The movement which has developed after George Floyd‘s murder seems very important to us. Our comrades in Germany published a longer article in the last issue of their magazine Wildcat. We have tried to follow what’s been happening from the start, but it is not so easy to understand what’s really going on, and how to analyse it. We hope your answers to our questions can bring some clarity to our view from far away, and maybe this exchange can be a step towards a common discussion and action. Please send your answers to:

1. What do you think explains the explosive character of this uprising? Was it just a continuation of the previous struggles against police violence (Ferguson) or have other factors/social groups come into the picture?

2. To what extent have previous strikes (e.g. at General Motors) and the covid crisis, both in terms of atmosphere and struggles, played a part, and how?

3. The current movement seems just as important as the March on Washington in 1963 – but to be honest, we’re not even sure what to call it. Is it a movement (even it has not really developed its own structures)? Is it an uprising? (but it seems to have ups and downs). Are the riots the most important aspect (even though there’s more happening than just riots…)? For a clearer assessment of this it might be useful to know what people are actually doing now – do people ‘just’ go and march once a week and that’s it? Or is stuff going on inbetween the demonstrations e.g. in more local areas? If so, what kind of things? Are discussions being held to reflect and organise how to forge ahead? If so, are new people getting involved, or is it the usual suspects? If new people, who are they?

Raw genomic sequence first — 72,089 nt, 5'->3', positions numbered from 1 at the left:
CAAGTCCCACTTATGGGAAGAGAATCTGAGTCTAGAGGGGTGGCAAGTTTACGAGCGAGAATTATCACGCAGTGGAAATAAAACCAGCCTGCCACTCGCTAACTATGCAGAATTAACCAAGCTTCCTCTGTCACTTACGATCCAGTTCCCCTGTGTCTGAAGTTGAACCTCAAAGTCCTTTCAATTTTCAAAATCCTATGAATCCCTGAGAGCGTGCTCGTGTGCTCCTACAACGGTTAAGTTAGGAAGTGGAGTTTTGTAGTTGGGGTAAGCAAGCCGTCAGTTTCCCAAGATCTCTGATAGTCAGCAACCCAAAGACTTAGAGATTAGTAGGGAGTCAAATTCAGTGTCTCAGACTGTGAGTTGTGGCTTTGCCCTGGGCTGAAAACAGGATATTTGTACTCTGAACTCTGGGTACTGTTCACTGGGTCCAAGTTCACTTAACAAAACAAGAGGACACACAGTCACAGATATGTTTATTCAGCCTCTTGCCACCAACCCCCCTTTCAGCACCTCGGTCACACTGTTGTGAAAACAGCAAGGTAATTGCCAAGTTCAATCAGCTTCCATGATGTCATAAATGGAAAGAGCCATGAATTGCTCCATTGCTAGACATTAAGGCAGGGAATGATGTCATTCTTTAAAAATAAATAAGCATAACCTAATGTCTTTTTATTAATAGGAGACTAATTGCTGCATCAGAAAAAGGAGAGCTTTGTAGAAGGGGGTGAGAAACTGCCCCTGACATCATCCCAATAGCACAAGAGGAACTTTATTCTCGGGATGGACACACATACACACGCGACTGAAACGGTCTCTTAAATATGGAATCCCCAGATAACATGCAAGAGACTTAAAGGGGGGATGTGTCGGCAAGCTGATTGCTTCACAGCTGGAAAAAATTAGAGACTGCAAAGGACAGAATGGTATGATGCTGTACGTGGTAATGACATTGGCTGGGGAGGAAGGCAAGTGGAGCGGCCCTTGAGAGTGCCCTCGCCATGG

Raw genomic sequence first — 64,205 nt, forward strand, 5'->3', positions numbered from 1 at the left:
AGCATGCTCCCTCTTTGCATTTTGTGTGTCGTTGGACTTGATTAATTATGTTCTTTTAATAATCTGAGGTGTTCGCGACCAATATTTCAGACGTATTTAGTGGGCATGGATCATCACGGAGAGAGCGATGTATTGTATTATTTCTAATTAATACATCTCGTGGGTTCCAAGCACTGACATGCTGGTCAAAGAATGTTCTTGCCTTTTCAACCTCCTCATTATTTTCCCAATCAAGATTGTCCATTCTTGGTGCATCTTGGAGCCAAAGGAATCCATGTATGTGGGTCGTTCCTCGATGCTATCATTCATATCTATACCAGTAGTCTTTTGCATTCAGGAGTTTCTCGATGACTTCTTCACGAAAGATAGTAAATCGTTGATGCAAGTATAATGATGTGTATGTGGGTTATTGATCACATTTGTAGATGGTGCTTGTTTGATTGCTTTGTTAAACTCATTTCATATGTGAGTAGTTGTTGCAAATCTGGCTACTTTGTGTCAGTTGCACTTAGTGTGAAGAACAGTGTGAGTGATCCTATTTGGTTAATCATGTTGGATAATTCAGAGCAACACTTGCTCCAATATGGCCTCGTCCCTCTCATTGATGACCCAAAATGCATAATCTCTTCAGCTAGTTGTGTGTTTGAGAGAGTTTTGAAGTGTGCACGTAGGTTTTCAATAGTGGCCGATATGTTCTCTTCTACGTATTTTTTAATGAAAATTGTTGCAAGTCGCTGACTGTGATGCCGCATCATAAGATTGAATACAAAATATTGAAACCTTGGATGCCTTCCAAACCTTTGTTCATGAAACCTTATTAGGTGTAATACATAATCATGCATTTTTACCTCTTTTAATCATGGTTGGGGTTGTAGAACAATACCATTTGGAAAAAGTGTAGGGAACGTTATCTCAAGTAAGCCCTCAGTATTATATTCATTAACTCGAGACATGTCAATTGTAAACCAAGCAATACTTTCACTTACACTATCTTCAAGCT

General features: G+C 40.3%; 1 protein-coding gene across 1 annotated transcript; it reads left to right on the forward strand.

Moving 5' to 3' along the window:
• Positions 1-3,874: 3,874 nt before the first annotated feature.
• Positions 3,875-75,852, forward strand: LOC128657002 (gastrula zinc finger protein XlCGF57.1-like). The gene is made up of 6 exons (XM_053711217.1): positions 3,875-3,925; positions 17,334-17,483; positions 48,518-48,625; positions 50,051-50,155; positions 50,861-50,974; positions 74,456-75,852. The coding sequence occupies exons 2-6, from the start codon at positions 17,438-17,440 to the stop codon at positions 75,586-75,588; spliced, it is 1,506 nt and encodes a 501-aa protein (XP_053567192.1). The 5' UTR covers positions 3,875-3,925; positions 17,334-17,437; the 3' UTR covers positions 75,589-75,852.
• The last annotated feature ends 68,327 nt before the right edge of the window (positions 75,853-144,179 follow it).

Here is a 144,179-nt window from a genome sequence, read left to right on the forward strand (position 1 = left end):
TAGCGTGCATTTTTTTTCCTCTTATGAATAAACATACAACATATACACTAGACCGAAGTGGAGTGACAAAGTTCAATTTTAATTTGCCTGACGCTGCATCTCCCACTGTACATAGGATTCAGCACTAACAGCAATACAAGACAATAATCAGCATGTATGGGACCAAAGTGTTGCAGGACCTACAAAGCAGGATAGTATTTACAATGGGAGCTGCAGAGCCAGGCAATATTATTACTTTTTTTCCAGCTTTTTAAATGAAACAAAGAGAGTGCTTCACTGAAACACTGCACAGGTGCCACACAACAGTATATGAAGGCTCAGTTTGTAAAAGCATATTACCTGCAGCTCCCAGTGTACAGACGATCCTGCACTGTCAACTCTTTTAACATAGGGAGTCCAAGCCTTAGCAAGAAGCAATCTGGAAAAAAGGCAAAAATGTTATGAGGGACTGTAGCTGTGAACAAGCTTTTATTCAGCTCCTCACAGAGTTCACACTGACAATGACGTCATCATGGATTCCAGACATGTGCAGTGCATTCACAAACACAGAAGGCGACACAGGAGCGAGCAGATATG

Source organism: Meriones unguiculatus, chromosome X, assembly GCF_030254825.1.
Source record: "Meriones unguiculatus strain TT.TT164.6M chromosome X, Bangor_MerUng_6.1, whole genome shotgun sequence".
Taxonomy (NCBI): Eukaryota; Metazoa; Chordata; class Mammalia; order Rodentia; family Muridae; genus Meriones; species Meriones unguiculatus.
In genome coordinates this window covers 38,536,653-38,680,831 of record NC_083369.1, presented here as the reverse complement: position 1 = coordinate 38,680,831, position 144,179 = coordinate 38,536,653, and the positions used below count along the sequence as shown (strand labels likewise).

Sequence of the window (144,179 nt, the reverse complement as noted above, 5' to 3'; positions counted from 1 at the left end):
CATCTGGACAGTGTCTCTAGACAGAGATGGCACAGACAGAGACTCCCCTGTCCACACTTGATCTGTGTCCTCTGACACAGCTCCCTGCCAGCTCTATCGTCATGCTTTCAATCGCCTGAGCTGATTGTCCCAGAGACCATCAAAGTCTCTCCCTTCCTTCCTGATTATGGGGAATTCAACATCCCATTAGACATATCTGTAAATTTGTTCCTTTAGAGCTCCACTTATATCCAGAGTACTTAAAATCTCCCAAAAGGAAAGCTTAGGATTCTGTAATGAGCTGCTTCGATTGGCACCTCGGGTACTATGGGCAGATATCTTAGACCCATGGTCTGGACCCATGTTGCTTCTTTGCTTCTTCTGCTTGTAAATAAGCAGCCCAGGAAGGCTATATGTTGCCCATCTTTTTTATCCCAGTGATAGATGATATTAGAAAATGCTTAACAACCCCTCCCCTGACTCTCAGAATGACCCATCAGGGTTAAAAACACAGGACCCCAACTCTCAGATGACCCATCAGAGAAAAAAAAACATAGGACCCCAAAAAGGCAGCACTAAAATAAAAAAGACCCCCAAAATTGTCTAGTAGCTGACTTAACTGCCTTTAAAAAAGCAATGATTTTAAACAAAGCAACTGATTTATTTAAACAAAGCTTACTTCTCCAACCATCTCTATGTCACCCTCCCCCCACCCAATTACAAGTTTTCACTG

4. The March on Washington‘s slogan, ‘Jobs and Freedom’, was an important step for the Civil Rights Movement. The current movement has already developed a more radical critique of the state, but perhaps not a clearer articulation of the role of social justice in gaining racial justice. Does Covid and the loss of jobs and income, the threat of evictions and so on, impose this question onto the movement, and if so, how?

5. Many of the texts we’ve read suggest that in the first week (and maybe on a few other later occasions), the most radical things happened, and then nothing more was possible, like in a now-or-never-situation. The reason given is mostly that the large demonstrations and NGOs watered down any radicality to liberal anti-racism. To us this seems like a lack of trust in the movement’s ability to act ‘beyond the moment’ and address wider social issues. What do you think?

6. How do you see the party political landscape in relation to the movement? Why is it that the Democrats have more difficulties this time round to co-opt the movement? BTW, will you vote in the coming election?

7. Comrades write about the role of the black middle class in the movement and compare it to the middle class of the civil rights movement, e.g. lawyers and priests. Who is this middle class today, how has it changed? Is the black middle class the movement‘s main political problem in terms of its ability to remain ‘radical?’ Or can we ignore this strata because it is in a deep crisis? Does the middle class primarily have an ideological stronghold or do they provide material resources that black proletarians depend on? If so, what and how?

8. Many say a civil war is the trump card (excuse the pun!) of the Trump regime. Will the left shut up, cease to take action and vote democratic because of this threat? How strong are the rightwing militas anyway? How do you see the state’s ability to quell the movement through repressive measures, e.g. there were critical voices within the lower ranks of the army apparatus of being deployed against the movement.

9. We mostly hear about poor black people in unsteady/criminalised jobs in the inner-cities on the one hand, and the black middle or professional class on the other. What about black workers, e.g. in the public sector or industries? Are more or less black workers employed, how did the skill structure and ‘racial composition’ change in the main industries? How do black workers relate to the movement, as well as the black middle class?

10. If you like, we‘d be interested to hear about your own experiences and activities in the past six months!